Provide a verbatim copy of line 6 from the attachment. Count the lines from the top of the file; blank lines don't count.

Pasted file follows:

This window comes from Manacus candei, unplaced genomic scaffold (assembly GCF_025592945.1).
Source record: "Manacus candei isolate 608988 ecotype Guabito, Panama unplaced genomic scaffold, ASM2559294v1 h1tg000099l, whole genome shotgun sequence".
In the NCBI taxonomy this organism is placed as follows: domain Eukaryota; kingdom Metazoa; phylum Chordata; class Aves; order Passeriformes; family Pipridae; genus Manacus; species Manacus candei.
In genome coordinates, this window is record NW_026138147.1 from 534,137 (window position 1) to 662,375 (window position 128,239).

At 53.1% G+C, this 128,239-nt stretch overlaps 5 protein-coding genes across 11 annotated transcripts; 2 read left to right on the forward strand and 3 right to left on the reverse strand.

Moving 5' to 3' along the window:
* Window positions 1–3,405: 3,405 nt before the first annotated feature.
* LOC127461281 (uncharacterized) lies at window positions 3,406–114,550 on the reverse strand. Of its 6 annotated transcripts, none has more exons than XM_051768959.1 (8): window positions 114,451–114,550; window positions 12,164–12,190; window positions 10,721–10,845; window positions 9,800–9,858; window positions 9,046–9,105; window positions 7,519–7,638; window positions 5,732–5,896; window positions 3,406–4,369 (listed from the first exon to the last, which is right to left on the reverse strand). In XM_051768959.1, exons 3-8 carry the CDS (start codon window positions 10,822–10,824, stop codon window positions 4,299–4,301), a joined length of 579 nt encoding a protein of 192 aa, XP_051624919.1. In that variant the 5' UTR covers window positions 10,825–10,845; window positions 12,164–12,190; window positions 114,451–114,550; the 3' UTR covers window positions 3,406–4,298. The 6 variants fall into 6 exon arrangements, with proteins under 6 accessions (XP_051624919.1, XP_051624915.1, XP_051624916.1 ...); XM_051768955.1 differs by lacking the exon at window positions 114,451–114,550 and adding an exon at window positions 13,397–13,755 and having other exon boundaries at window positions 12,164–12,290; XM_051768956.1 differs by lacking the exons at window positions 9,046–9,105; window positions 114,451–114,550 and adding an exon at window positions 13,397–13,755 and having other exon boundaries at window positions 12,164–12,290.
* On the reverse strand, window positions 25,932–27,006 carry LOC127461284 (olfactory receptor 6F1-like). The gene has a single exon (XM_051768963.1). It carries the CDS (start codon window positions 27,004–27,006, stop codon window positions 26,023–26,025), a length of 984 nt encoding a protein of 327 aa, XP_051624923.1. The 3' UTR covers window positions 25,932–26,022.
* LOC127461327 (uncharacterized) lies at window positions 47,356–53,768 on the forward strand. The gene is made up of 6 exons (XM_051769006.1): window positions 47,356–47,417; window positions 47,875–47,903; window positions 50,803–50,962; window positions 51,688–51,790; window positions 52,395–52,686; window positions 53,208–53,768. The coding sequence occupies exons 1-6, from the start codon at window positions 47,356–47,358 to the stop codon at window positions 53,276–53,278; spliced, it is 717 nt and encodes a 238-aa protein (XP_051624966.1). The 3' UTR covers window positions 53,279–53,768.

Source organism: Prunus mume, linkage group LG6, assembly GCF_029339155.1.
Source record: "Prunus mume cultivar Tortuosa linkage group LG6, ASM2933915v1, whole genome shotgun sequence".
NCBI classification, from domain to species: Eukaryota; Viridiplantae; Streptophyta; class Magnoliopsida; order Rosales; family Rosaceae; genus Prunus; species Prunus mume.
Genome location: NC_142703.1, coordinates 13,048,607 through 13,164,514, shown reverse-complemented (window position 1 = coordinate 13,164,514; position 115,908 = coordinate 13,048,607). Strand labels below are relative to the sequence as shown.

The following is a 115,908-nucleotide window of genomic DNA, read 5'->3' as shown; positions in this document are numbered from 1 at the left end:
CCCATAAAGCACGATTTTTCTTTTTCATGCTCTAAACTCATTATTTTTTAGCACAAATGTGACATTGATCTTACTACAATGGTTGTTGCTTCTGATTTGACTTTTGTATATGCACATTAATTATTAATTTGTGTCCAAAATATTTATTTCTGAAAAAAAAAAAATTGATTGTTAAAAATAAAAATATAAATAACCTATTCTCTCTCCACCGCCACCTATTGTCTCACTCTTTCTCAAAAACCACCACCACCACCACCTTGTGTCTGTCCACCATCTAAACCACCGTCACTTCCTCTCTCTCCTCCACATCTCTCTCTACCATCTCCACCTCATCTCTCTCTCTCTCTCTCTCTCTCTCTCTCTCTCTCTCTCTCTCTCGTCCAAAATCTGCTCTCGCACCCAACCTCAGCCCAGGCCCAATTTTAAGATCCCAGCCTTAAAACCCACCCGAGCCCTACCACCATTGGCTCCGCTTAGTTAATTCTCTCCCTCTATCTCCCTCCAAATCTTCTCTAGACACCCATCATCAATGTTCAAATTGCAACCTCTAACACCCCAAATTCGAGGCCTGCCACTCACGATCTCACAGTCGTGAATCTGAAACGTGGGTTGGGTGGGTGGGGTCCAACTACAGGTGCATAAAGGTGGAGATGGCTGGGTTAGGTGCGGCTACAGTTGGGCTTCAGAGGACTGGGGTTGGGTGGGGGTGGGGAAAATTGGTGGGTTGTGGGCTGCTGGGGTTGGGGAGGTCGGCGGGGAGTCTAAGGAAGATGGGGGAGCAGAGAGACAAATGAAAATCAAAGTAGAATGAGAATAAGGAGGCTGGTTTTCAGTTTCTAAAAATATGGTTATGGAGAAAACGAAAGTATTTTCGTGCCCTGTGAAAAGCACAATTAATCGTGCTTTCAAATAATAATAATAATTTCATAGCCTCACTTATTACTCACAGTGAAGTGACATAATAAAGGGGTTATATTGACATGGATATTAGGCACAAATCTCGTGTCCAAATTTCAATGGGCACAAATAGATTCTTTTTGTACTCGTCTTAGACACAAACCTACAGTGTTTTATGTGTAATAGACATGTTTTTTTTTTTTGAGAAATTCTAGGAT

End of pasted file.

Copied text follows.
Moving 5' to 3' along the window: